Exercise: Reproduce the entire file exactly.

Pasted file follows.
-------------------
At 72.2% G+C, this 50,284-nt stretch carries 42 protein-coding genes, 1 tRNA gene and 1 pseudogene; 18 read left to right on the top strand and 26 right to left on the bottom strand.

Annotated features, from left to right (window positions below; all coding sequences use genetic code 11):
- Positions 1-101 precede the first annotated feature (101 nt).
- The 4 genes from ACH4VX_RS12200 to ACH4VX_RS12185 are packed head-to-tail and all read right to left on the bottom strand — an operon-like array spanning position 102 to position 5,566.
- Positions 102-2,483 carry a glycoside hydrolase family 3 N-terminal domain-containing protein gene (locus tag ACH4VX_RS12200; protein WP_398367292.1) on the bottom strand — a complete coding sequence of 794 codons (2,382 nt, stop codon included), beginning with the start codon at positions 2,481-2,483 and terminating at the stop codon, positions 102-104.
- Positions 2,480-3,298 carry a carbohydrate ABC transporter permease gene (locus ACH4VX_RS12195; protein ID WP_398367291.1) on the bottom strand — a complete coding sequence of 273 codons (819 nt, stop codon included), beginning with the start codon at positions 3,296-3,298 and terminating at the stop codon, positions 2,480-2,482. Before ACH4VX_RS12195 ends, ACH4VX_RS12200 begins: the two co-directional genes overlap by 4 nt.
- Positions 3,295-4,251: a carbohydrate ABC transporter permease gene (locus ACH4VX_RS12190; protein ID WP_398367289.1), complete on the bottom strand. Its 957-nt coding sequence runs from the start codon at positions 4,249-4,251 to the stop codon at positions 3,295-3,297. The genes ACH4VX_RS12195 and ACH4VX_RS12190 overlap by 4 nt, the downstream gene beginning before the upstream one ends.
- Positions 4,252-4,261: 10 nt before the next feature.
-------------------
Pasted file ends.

At 72.2% G+C, this 50,284-nt stretch carries 42 protein-coding genes, 1 tRNA gene and 1 pseudogene; 18 read left to right on the top strand and 26 right to left on the bottom strand.

Annotated features, from left to right (window positions below; all coding sequences use genetic code 11):
- Positions 1-101 precede the first annotated feature (101 nt).
- The 4 genes from ACH4VX_RS12200 to ACH4VX_RS12185 are packed head-to-tail and all read right to left on the bottom strand — an operon-like array spanning position 102 to position 5,566.
- Positions 102-2,483 carry a glycoside hydrolase family 3 N-terminal domain-containing protein gene (locus tag ACH4VX_RS12200; protein WP_398367292.1) on the bottom strand — a complete coding sequence of 794 codons (2,382 nt, stop codon included), beginning with the start codon at positions 2,481-2,483 and terminating at the stop codon, positions 102-104.
- Positions 2,480-3,298 carry a carbohydrate ABC transporter permease gene (locus ACH4VX_RS12195; protein ID WP_398367291.1) on the bottom strand — a complete coding sequence of 273 codons (819 nt, stop codon included), beginning with the start codon at positions 3,296-3,298 and terminating at the stop codon, positions 2,480-2,482. Before ACH4VX_RS12195 ends, ACH4VX_RS12200 begins: the two co-directional genes overlap by 4 nt.
- Positions 3,295-4,251: a carbohydrate ABC transporter permease gene (locus ACH4VX_RS12190; protein ID WP_398367289.1), complete on the bottom strand. Its 957-nt coding sequence runs from the start codon at positions 4,249-4,251 to the stop codon at positions 3,295-3,297. The genes ACH4VX_RS12195 and ACH4VX_RS12190 overlap by 4 nt, the downstream gene beginning before the upstream one ends.
- Positions 4,252-4,261: 10 nt before the next feature.